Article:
Project Possible team rescuing Wui Chin Kin. Courtesy: @Nimsdai/Project Possible

That is exactly what happened in Annapurna and Kanchenjunga.

After getting to the top of Annapurna and getting back to Camp 4, they found out that Singapore-based doctor Wui Kin Chin, who was attempting to climb the mountain with his team, went missing. But even without support from insurance agencies, Magar and his team, who hurried their way to Base Camp, flew back to Camp 3 to try to save Chin.

“On summit day it had taken us 18 hours to get to where Kin was, but when we came back, we did it in four hours. If he was alive, we had to do everything in our power to save him and we did bring him down successfully. But sadly he did not make it.”

Magar and Sherpa were then involved in another rescue after summiting Kanchenjunga. While descending, they saw an Indian climber Biplav Baidya struggle along with his guide. Without thinking twice, Magar and Sherpa gave them their backup oxygen and helped bring them down to Camp 4.

On the way down they met another Indian climber who had collapsed. Kuntal Karar had also run out of oxygen and had been abandoned at 8,400m. Magar gave him his own oxygen and called for help. However, no one came. And both died a few 100 meters from Camp 4.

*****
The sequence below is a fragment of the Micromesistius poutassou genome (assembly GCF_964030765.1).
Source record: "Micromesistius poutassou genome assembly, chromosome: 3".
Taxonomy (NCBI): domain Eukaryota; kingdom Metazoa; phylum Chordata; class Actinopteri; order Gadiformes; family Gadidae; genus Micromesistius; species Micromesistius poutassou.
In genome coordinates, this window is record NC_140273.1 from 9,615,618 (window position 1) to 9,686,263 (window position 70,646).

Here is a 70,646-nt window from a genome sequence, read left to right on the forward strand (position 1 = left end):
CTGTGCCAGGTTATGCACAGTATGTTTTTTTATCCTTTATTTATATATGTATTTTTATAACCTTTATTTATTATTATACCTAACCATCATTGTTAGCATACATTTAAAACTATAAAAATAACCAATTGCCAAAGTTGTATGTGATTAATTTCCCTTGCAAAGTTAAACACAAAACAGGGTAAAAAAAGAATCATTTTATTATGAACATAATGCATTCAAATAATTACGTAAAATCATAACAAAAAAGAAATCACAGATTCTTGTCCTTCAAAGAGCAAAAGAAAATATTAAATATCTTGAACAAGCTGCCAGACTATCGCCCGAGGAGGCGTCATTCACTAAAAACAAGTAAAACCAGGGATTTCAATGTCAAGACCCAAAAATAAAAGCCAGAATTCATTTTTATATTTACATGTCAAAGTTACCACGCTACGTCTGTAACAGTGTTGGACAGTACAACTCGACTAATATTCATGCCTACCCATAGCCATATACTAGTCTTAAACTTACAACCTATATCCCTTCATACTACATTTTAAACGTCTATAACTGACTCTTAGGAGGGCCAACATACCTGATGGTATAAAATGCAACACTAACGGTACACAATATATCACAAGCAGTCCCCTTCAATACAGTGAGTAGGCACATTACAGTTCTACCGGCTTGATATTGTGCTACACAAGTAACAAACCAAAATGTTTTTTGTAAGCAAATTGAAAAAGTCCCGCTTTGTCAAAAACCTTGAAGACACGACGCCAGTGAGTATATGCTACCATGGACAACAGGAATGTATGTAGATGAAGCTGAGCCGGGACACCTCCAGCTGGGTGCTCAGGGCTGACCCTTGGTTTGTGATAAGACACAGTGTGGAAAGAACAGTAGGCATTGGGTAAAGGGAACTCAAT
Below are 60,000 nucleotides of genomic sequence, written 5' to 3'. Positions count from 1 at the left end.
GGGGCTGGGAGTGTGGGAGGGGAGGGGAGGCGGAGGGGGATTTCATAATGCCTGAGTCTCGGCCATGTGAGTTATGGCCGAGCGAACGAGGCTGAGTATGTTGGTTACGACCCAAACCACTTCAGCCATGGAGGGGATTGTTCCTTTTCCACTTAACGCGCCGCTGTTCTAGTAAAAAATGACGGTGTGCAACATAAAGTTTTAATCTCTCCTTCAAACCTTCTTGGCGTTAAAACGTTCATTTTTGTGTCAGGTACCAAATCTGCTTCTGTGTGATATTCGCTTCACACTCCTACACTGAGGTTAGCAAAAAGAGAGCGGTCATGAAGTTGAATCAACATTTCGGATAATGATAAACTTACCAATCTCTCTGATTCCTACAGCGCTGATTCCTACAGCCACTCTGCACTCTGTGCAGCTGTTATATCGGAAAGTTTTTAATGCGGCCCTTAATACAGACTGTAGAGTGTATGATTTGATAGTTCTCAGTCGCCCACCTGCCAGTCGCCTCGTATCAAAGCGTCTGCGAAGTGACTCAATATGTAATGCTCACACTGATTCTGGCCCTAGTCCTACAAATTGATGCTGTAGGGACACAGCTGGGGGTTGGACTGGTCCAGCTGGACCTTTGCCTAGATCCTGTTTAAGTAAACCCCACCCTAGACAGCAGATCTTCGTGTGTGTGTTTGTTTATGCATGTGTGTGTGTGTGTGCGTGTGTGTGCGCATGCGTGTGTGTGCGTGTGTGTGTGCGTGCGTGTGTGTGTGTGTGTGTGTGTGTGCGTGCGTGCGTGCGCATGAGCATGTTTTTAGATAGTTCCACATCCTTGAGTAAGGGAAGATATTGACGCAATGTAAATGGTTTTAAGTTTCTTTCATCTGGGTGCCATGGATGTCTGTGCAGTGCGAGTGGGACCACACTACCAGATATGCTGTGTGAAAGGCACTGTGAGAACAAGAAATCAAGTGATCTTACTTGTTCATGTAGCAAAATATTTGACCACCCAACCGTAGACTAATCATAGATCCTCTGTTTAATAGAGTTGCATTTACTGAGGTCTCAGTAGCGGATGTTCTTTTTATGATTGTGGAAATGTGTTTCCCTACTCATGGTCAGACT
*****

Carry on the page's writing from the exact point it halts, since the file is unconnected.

“If I didn’t have oxygen I wouldn’t have been able to help them. I carry it to use it in emergencies and to help people. While I was angry before, now I realise that there was no point trying to impress people. If carrying oxygen can save lives I will always carry one with me.”

Having climbed three tricky mountains in three weeks, Magar then broke his own record by climbing Everest, Lhotse and Makalu in little over 48 hours.

“It would have been quicker if not for the traffic jam. I would have definitely broken my record of the Everest/Lhotse traverse.”

But now he is worried. Worried that the next phase might not happen.

While many people get six-figure sums to climb one 8000m peak, Magar hasn’t received the same support. That might be understandable because people often spend years of relationship building to get funding.

“I still need around $500,000 to complete project possible. And without people’s support I cant do it,” he says urging people to help hims through his go fund me page.

When asked if the governments of Nepal or the UK have acknowledged his feat, he says he hasn’t heard anything from both parties. “It is like they don’t care,” he says.

Magar, as of now, has proved he can do this. But he says the future of the project depends on the funding and that he has no plans of extending the project.

“The project isn’t going to be extended. You only go for one mission and that is my mission. I’ve been giving a 100 per cent and that is what matters.  If I can’t finish this project I won’t be disappointed. I’ll just put my focus on something else.”

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Pant is an independent journalist based in Kathmandu. He covers issues ranging from tech, music, mountains, biodiversity and environment.